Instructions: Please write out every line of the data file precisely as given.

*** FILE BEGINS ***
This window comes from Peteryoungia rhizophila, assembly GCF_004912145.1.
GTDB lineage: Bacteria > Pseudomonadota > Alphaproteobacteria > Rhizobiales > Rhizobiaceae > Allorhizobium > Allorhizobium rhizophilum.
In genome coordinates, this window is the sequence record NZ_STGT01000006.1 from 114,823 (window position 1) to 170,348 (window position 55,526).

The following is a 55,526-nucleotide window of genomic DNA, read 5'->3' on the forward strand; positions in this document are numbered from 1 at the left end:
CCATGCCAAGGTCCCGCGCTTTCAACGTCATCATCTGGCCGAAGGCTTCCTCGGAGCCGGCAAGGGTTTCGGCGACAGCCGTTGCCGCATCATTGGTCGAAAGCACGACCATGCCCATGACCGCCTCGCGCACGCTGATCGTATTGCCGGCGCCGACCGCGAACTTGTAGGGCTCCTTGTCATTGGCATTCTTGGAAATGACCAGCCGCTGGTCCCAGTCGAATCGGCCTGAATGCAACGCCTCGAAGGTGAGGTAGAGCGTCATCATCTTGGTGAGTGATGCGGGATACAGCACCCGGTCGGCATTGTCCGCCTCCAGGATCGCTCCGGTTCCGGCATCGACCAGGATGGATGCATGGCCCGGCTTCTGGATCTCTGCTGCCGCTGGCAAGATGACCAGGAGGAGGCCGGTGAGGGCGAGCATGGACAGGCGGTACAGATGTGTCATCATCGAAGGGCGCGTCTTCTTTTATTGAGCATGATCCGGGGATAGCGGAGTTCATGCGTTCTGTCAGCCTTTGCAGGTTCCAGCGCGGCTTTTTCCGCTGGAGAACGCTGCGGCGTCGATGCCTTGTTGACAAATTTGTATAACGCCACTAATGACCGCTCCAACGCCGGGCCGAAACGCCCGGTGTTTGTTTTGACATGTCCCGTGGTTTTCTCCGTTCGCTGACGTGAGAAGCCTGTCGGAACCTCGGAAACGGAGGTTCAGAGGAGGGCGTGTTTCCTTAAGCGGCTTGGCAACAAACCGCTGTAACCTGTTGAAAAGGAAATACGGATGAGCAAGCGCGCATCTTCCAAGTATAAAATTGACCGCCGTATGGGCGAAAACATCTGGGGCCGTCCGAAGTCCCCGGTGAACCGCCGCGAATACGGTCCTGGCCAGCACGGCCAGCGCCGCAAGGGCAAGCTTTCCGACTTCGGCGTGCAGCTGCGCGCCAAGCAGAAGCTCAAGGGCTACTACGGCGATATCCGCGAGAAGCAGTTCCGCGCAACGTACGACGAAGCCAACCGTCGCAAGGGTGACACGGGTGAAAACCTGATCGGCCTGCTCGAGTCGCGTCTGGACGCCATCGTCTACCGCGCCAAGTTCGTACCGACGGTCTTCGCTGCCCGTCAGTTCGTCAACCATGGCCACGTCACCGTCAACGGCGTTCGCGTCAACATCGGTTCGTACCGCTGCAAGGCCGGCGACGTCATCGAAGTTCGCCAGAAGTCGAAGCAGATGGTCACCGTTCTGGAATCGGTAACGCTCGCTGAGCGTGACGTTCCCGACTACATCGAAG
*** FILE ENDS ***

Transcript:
This window comes from Peteryoungia rhizophila, assembly GCF_004912145.1.
GTDB lineage: Bacteria > Pseudomonadota > Alphaproteobacteria > Rhizobiales > Rhizobiaceae > Allorhizobium > Allorhizobium rhizophilum.
In genome coordinates, this window is the sequence record NZ_STGT01000006.1 from 114,823 (window position 1) to 170,348 (window position 55,526).

The following is a 55,526-nucleotide window of genomic DNA, read 5'->3' on the forward strand; positions in this document are numbered from 1 at the left end:
CCATGCCAAGGTCCCGCGCTTTCAACGTCATCATCTGGCCGAAGGCTTCCTCGGAGCCGGCAAGGGTTTCGGCGACAGCCGTTGCCGCATCATTGGTCGAAAGCACGACCATGCCCATGACCGCCTCGCGCACGCTGATCGTATTGCCGGCGCCGACCGCGAACTTGTAGGGCTCCTTGTCATTGGCATTCTTGGAAATGACCAGCCGCTGGTCCCAGTCGAATCGGCCTGAATGCAACGCCTCGAAGGTGAGGTAGAGCGTCATCATCTTGGTGAGTGATGCGGGATACAGCACCCGGTCGGCATTGTCCGCCTCCAGGATCGCTCCGGTTCCGGCATCGACCAGGATGGATGCATGGCCCGGCTTCTGGATCTCTGCTGCCGCTGGCAAGATGACCAGGAGGAGGCCGGTGAGGGCGAGCATGGACAGGCGGTACAGATGTGTCATCATCGAAGGGCGCGTCTTCTTTTATTGAGCATGATCCGGGGATAGCGGAGTTCATGCGTTCTGTCAGCCTTTGCAGGTTCCAGCGCGGCTTTTTCCGCTGGAGAACGCTGCGGCGTCGATGCCTTGTTGACAAATTTGTATAACGCCACTAATGACCGCTCCAACGCCGGGCCGAAACGCCCGGTGTTTGTTTTGACATGTCCCGTGGTTTTCTCCGTTCGCTGACGTGAGAAGCCTGTCGGAACCTCGGAAACGGAGGTTCAGAGGAGGGCGTGTTTCCTTAAGCGGCTTGGCAACAAACCGCTGTAACCTGTTGAAAAGGAAATACGGATGAGCAAGCGCGCATCTTCCAAGTATAAAATTGACCGCCGTATGGGCGAAAACATCTGGGGCCGTCCGAAGTCCCCGGTGAACCGCCGCGAATACGGTCCTGGCCAGCACGGCCAGCGCCGCAAGGGCAAGCTTTCCGACTTCGGCGTGCAGCTGCGCGCCAAGCAGAAGCTCAAGGGCTACTACGGCGATATCCGCGAGAAGCAGTTCCGCGCAACGTACGACGAAGCCAACCGTCGCAAGGGTGACACGGGTGAAAACCTGATCGGCCTGCTCGAGTCGCGTCTGGACGCCATCGTCTACCGCGCCAAGTTCGTACCGACGGTCTTCGCTGCCCGTCAGTTCGTCAACCATGGCCACGTCACCGTCAACGGCGTTCGCGTCAACATCGGTTCGTACCGCTGCAAGGCCGGCGACGTCATCGAAGTTCGCCAGAAGTCGAAGCAGATGGTCACCGTTCTGGAATCGGTAACGCTCGCTGAGCGTGACGTTCCCGACTACATCGAAG